Hasha racing at Newark Motordrome in 1912
|Died|| (aged 19)|
Newark Motordrome, Newark, New Jersey
Eddie Hasha (died September 8, 1912) was an American motorcycle racer on board tracks early in the twentieth century. His death contributed to the demise of the board tracks. He was nicknamed the "Texas Cyclone" since he was from Waco, Texas, United States.
Hasha began racing on board tracks in 1911 at Denver. He rode an 8-valve Indian motorcycle. In May 1911, Hasha attained a speed of 95 miles per hour (153 kilometres per hour) at the Playa del Rey, California motordrome, setting a record for the mile. In 1912, Hasha beat all of the established stars at the Los Angeles Motordome, and set professional records in the process. He then headed from the western United States to the east.
At one point Hasha went into a brief hiatus when he worked at a Harley-Davidson dealership in Dallas, having known Arthur Davidson as a close friend and business partner, whom at one time loaned a racing motorcycle to Hasha in a 1910 race, defeating Bob Stubbs at Waco, Texas; he went back into motorcycle racing soon afterwards.
Hasha competed at the Newark Motordrome in Newark, New Jersey on September 8, 1912 in front of 5000 spectators. After the feature event was completed, he competed in a five-mile handicap race against five other riders. Among them was Ray Seymour, who held the world record. Hasha and Seymour were the only two riders to race without a handicap; the other four were given a one-lap handicap. Hasha held a slight lead at the end of the first lap. While leading on the third lap, Hasha's motorcycle began to misfire. He reached his hand down to make an adjustment, and was overtaken by Seymour. Hasha accelerated, picking up enough speed to close on Seymour. Traveling at 92 miles per hour (148 km/h), Hasha's motorcycle suddenly turned sharply into the rail surrounding the track. The bike rode the rail for around 100 feet (30 m), killing a boy who had put his head over the rail to watch the race. The machine then struck a large post. Hasha flew out of the racing area into the grandstands, and was killed instantly. Three other boys and a young man were also killed. The now-riderless machine dropped back onto the racing surface into the path of last-place rider Johnny Albright. The motorcycle hit the Denver rider in the shoulder and he slid down the track between the two machines. Albright died four hours later without regaining consciousness. Spectators panicked at the sight of a spinning motorcycle heading their way. Several people had broken bones and flesh wounds as they fought and trampled each other in the rush to get out of the way. It took over an hour to clear the grandstands. Medics came from all parts of the city to attend to the injured and those who had fainted.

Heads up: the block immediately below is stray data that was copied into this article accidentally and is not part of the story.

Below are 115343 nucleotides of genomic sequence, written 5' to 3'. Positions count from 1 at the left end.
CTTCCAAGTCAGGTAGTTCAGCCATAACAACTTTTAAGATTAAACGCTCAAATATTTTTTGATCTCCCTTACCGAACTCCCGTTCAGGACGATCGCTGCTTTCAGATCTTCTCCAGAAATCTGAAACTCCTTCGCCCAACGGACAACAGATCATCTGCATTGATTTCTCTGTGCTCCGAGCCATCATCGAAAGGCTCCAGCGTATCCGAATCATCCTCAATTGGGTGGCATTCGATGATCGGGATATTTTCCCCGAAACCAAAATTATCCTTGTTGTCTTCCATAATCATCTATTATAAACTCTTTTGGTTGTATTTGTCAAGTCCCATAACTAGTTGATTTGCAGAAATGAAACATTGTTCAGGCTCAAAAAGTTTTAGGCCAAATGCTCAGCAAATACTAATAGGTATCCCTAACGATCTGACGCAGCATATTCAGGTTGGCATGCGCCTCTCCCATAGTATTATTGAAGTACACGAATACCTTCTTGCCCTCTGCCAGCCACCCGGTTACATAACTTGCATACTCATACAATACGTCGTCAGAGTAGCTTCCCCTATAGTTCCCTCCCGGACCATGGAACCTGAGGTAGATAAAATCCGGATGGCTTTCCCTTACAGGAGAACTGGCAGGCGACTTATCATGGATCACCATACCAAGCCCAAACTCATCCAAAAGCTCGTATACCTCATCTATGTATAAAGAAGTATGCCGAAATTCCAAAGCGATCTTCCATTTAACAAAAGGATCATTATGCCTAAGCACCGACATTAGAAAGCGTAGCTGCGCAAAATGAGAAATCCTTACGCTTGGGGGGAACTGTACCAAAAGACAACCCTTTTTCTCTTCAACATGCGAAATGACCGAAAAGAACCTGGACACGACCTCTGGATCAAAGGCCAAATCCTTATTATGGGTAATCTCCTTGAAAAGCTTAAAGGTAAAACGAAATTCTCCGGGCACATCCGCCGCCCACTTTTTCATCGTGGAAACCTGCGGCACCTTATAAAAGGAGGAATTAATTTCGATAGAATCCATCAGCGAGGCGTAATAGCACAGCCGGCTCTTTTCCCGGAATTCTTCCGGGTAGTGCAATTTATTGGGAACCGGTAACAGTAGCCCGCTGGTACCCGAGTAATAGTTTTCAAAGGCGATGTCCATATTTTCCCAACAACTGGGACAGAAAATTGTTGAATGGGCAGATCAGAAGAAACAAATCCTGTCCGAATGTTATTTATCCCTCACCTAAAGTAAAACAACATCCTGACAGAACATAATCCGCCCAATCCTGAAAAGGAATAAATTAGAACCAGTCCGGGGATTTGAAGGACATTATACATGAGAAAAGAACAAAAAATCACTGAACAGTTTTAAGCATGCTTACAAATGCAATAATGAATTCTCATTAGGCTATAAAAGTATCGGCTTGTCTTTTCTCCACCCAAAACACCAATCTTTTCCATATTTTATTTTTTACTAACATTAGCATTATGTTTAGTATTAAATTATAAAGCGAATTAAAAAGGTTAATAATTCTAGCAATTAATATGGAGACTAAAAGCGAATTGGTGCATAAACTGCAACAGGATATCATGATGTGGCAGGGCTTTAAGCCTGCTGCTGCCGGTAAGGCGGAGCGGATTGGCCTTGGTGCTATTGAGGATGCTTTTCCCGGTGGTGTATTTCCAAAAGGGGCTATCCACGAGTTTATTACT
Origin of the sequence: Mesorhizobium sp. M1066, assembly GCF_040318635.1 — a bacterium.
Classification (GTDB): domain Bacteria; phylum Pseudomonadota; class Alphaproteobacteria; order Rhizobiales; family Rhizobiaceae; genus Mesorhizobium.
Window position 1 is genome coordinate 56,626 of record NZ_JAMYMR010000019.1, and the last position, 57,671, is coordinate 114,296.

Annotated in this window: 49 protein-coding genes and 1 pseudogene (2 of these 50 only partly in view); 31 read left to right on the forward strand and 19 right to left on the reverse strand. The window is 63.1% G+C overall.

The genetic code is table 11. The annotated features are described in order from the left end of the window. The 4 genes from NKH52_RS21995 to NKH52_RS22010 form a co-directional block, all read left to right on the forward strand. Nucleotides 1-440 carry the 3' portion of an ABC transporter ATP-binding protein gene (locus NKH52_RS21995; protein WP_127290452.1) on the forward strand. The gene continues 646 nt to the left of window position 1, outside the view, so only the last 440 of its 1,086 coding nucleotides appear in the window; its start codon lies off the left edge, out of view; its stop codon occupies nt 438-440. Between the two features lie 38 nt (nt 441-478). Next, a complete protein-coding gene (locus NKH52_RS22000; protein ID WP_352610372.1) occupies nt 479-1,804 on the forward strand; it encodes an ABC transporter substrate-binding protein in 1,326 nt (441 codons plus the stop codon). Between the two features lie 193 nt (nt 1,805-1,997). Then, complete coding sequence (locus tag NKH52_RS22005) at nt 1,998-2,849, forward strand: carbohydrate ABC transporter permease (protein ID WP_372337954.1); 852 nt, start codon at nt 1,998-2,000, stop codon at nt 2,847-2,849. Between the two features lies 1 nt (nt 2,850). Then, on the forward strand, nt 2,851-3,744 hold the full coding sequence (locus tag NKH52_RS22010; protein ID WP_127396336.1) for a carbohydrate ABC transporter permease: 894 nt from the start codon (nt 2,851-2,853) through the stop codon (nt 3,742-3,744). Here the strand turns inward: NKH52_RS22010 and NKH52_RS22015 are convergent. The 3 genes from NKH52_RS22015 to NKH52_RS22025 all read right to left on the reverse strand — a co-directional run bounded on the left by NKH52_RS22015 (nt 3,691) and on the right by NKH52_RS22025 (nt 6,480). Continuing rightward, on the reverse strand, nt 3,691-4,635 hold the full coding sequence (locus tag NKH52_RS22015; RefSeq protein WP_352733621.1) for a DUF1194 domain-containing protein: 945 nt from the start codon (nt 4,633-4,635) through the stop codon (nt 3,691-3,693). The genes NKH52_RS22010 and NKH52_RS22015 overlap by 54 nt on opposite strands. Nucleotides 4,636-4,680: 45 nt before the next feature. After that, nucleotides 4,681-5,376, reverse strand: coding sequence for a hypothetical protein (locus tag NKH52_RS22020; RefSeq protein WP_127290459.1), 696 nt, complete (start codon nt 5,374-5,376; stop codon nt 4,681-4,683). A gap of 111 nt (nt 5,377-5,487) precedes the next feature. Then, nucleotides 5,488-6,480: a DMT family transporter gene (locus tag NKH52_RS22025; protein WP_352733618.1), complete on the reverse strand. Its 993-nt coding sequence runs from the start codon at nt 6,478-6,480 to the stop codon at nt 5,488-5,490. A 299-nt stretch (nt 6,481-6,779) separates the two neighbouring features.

Impact on board tracks
Hasha's death made the front page of The New York Times. Having opened earlier that year on July 4, the board track was shut down and never reopened. The deaths brought comparisons between board track racing and Roman gladiatorial contests. Short ¼ – ⅓ mile board tracks began to close after they were labeled "murderdromes" by the media.
- "Six killed by motor cyclist jumping track" (PDF). The New York Times. September 12, 1912. Retrieved 2007-12-05.
- Pioneers of American Motorcycle Racing, Daniel K. Statnekov, 2006, Retrieved December 5, 2007
- Davidson, Arthur (October 1912). "How Many Lives Must Be Sacrificed to Speed?". The Harley-Davidson Dealer. Harley-Davidson Motor Company.
- Mathewson, Tara Garcia (August 6, 2012). "Suburban Couple Spend Their Weekends at Flea Markets to Find Treasures". Daily Herald. via HighBeam (subscription required). Retrieved February 15, 2017.